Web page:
When it comes to cinema in the Middle East, Egypt has always been the pinnacle. The Egyptian film industry has flourished for decades, with some movies dating as far back as the silent era.
Most of us are probably too young to have witnessed the golden age of Egyptian cinema, but its legacy lives on. And no one did it better than Omar Sharif’s lover, Faten Hamama. Starring alongside the Egyptian actor in a number of Omar Sharif movies, Hamama became the country’s most prized actress.
Having made her movie debut in 1939 at just seven-years-old, the Egyptian screen siren soon became name as the ‘Lady of the Arabic Screen’. If you’re not familiar with Faten Hamama’s movies, it’s time to get acquainted. These are Faten Hamama’s best films.
The Nightingale’s Prayer, 1959
If there’s one movie that you need to watch, it’s this one. Directed by Henry Barakat, ‘The Nightingale’s Prayer’ is an absolute classic. The film is based on a novel by Taha Hussein, and follows the story of a woman’s revenge plot after watching a family member murder her sister in what is described as an “honour killing”.
The Open Door, 1963
Not only did Faten Hamama defy the patriarchy, the Egyptian actress left her feminist imprint in film as well. Playing Leila, the actress’s role in ‘The Open Door’ proved to be revolutionary, with Leila being an independent woman her goes against tradition by defying her misogynistic father and fiancé.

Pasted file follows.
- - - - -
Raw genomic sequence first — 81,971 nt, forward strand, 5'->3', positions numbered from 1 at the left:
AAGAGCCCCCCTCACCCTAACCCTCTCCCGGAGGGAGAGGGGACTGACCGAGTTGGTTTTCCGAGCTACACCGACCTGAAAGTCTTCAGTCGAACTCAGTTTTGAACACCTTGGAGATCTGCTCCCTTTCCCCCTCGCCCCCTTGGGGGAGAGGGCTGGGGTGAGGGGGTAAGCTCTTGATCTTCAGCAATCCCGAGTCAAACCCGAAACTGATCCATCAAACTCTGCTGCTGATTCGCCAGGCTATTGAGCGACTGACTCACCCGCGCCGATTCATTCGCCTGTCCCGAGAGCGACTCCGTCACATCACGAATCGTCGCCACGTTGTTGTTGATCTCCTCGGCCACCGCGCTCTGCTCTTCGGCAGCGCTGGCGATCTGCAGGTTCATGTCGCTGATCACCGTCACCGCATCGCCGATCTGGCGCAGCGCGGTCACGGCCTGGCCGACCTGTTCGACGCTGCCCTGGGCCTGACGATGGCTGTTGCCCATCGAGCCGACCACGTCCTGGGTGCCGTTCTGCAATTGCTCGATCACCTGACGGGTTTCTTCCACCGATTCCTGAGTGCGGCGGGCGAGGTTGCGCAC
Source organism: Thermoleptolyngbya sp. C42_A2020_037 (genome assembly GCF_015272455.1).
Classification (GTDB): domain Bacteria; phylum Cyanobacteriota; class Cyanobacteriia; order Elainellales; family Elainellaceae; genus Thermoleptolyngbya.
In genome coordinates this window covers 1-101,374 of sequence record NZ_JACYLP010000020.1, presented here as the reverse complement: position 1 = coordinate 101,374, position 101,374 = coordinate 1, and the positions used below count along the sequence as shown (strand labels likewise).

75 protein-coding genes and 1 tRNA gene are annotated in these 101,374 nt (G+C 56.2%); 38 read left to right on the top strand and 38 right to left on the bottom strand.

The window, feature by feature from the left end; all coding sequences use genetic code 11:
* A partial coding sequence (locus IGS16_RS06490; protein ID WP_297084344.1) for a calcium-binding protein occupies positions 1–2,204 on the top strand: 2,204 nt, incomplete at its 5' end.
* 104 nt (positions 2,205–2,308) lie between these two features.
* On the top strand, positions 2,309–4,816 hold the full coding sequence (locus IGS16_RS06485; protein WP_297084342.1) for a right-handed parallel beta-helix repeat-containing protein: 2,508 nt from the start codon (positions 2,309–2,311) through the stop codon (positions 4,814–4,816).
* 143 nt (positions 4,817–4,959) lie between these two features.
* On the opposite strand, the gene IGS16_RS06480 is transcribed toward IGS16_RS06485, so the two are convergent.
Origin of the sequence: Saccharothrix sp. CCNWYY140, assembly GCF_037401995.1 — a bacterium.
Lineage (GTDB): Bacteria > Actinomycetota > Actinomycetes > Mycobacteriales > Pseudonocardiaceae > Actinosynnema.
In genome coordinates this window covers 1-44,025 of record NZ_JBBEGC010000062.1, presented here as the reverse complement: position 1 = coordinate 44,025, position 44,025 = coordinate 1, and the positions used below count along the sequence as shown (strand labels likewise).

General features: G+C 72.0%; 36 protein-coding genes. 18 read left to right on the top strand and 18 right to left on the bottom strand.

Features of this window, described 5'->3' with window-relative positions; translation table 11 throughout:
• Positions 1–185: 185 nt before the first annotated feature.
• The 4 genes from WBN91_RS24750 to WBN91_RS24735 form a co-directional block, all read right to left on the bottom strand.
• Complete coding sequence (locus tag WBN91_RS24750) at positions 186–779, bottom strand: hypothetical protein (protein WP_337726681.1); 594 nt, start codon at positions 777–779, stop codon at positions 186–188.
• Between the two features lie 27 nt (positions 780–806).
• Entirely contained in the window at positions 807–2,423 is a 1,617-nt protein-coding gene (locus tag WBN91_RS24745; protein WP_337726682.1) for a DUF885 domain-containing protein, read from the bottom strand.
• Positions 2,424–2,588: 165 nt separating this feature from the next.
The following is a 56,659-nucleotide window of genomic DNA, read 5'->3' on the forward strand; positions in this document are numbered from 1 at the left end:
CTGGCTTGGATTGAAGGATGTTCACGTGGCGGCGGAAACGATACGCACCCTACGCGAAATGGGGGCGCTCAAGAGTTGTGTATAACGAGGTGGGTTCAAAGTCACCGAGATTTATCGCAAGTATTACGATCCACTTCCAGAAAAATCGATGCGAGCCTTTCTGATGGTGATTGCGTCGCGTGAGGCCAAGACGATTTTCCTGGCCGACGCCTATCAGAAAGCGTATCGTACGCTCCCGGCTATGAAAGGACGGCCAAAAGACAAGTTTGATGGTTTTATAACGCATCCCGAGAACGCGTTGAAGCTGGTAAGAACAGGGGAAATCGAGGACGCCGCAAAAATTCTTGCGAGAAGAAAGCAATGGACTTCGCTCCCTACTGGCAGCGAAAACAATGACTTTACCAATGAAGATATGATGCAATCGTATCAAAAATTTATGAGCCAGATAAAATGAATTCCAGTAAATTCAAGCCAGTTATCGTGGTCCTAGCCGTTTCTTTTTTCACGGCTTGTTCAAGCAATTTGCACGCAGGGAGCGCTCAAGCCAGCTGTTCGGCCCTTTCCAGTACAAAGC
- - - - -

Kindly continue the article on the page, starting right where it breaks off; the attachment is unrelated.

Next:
Empire M, 1972
Hailed an Egyptian classic, ‘Empire M’, stars Faten Hamama as its lead. And much like her role as Leila in ‘The Open Door’, Hamama’s character in ‘Empire M’ is as fierce as ever. She plays a widow who is the head of her household, raising her kids to be as independent and free as she is.
Yawm Said, 1939
To understand Hamama’s rise in the film industry, the Mohammad Karim-directed drama ‘Yawm Said’ is a must-watch. The film was Hamama’s first, earning her the title ‘Egypt’s Shirley Temple’ at just seven-years-old.
The Blazing Sun, 1954
Directed by the great Youssef Chahine, ‘The Blazing Sun’ marked Omar Sharif’s first role, starring alongside Faten Hamama as the lead. Aside from being one of the best Egyptian productions of its time, the film marked the beginning of one of the Arab world’s most legendary love stories. Just one year after its release, Sharif converted to Islam, and the couple was married.